Anyone keeping a close eye on the decline of the Australian dollar and the copious amounts of commentary accompanying the trend may be starting to feel as though they “can’t see the wood for the trees” on the issue. And they couldn’t be blamed.
In August 2011 the Australian dollar peaked above 110 US cents, but while many Australians were relishing in cheap overseas travel and milking the internet for bargain commodities, economists were left wearing a cautious frown. It wasn’t good news for the economy. Australian industries such as education, manufacturing, tourism and non-mining exports were suffering. Australia was expensive for outsiders – Australia was unattractive – and there were hopes for a change in tide.
Four years later, the Australian dollar is hovering around 70 US cents but apparently, it’s still not good news. “Weak,” “struggling,” “woeful” are just some of the words used to describe the Australian dollar today.
So why is the Australian dollar falling? A booming Chinese economy, hungry for Australia’s iron ore and other commodities has since lost its appetite. Now, volatility in the Chinese sharemarket has raised red flags against the strength of China’s economy and its need for Australian resources. This, partnered with interest rate cuts and lethargic economic growth has bolstered the declining dollar but most importantly – with an air of unpredictability.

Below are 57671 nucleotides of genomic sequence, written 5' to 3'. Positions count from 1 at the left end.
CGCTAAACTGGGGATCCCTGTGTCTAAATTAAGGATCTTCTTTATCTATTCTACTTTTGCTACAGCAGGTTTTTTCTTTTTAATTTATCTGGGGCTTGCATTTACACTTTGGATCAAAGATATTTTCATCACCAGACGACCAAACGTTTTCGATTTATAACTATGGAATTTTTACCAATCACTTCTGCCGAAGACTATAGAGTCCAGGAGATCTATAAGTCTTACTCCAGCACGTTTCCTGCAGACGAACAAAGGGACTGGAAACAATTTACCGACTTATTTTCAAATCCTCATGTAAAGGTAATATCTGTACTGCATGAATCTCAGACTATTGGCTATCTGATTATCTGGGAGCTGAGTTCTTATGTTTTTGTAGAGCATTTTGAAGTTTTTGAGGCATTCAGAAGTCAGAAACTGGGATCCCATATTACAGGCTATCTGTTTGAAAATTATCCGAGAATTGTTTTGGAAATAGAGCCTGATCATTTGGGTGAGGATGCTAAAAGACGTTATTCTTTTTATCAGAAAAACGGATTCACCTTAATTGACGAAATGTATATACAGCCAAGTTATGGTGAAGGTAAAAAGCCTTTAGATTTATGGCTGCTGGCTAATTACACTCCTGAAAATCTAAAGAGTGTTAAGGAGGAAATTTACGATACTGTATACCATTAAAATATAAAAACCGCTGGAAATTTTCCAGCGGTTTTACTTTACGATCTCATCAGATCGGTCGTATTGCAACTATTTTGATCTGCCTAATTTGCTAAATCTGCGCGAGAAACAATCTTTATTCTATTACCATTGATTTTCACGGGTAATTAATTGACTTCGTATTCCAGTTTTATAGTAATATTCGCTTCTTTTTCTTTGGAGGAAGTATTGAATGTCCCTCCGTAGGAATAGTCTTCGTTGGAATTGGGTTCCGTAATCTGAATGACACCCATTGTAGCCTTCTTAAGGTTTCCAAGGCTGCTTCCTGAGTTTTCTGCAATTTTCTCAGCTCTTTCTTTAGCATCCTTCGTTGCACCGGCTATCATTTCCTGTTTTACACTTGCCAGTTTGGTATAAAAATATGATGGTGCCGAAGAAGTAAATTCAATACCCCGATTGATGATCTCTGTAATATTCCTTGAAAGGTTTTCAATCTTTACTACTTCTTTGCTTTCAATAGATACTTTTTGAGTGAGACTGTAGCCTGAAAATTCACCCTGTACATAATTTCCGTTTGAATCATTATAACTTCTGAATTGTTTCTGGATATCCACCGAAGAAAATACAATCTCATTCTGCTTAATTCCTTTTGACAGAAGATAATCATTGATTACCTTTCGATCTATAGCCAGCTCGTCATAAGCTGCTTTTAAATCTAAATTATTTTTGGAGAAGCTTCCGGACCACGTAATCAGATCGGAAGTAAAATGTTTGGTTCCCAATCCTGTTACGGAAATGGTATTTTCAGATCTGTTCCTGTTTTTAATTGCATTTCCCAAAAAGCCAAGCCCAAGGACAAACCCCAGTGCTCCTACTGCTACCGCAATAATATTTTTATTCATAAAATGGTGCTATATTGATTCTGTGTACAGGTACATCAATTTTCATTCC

Six months ago, Reserve Bank assistant governor, Chris Kent, told ABC News that “our exchange still remains relatively high given the state of our overall economy.” Dr Kent was speaking of a dip below 76 US cents still needing to go further. But commenting recently, OzForex currency trader, Matt Richardson, told The Australian “it is becoming increasingly difficult to map a clear path of trajectory for the Australian dollar.”
It perhaps isn’t the current state of play that should be alarming us, but the volatility – the apparent lack of control and foresight over the Australian dollar’s fate that we should find unsettling.